I think we can all agree that sometimes projects are a bit of a stretch. We rack our brains for something interesting and unique to bring to the table and end up stretching for that special strange twist trick or technique that will garner that special kind of admiration from our peers. In that sense it is easy to loose sight of some of the best projects, the simple ones that prove you can fix anything anytime anywhere and improve it while you are at it.
This is just such that kind of project, [UnaClocker] had a washer fall victim to its own condensation. Instead of shelling out a ton of money for the repair man he took on the job himself, fitting the washer with an Arduino, relays and a breadboard. A little reverse engineering revealed the (notably well labeled) control board, evidently the control signals involved are extremely easy to interpret. [UnaClocker] also found a temperature sensor to control dish sanitation. At this point he had FULL CONTROL over the dishwasher and was able to design the ideal prewash/wash cycle timings.
Now that a wash cycle is all set [UnaClocker] can now go ahead and embarrass the hell out of the OEM. He plans on adding a real time clock module to time washings and a clean dish indicator, after which we think he should get rolling on some wireless/tweet/ethernet/capacitive touch/voice communication. After that he is going to work on buttoning up the design and making it pretty.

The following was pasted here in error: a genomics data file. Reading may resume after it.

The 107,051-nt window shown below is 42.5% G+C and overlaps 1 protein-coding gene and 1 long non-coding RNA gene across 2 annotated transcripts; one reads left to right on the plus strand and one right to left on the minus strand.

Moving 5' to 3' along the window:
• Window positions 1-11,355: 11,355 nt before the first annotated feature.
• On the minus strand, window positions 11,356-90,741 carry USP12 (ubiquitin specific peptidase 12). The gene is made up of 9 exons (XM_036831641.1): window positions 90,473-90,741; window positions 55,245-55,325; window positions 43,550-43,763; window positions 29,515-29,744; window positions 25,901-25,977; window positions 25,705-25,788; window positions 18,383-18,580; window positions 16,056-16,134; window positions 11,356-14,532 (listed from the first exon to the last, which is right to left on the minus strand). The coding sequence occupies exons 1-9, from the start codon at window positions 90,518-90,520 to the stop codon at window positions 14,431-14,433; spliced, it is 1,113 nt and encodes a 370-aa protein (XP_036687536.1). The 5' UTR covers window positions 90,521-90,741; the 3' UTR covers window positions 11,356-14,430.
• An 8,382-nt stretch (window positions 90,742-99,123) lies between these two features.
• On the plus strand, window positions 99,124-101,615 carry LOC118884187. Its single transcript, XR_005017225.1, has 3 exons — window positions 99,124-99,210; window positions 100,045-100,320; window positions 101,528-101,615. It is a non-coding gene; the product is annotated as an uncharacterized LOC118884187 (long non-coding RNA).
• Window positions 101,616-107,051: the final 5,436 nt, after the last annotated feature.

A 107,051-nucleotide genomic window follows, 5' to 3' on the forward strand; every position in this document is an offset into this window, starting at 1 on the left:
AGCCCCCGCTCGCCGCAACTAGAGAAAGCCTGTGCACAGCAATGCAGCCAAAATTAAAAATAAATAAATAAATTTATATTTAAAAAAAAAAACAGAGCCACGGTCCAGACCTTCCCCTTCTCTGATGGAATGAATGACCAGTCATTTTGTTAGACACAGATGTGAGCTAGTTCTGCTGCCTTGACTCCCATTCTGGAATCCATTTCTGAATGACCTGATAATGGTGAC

Check out the setup in action after the jump!
Continue reading “Hey OEMs, Arduino Controlled Dishwasher Has Much Potential”
[Quinn] over at BlondiHacks is admittedly pretty absent-minded when it comes to household chores such as emptying the dishwasher. She often can’t remember if the dishes are dirty or ready to be put away, so she decided it was time to devise a mechanism that would help keep her on task. She originally considered a double-sided sign that said “Clean” on one side, “Dirty” on the other, but she chose the fun option and decided to over-engineer the problem instead.
She ultimately focused on two conditions that she needed to monitor: when the dishwasher had been run, and when the dishes have been emptied. To tackle the first condition, she used a thermistor to detect when the door of the dishwasher got hot from the wash cycle. The second wasn’t quite as easy, since she often peeks into the dishwasher to grab a clean dish when needed, unloading the rest later. She eventually settled on using a tilt switch to monitor the angle of the door, assuming that the dishes have been removed if the door was open for over a minute.
[Quinn] reports that her Dish-o-Tron 6000 works well, and she had a good time building it. Sure the whole thing is kind of overkill, but where’s the fun in moderation?
[Daryll Strauss’] dishwasher had some problems that he traced to a worn out part on the upper spinning arm. The hackerspace he belongs to has a Makerbot and he though this would be the perfect opportunity to print his own replacement part. He picked up some inexpensive digital calipers and set to work mapping out the dimensions of the broken piece. He took his hand-drawn cross section and built a replica part in Blender. Once he had it just right he generated the g-code and printed the part. His replacement works very well, and it’s a bit thicker (by design) than the original so hopefully that means it will hold up longer.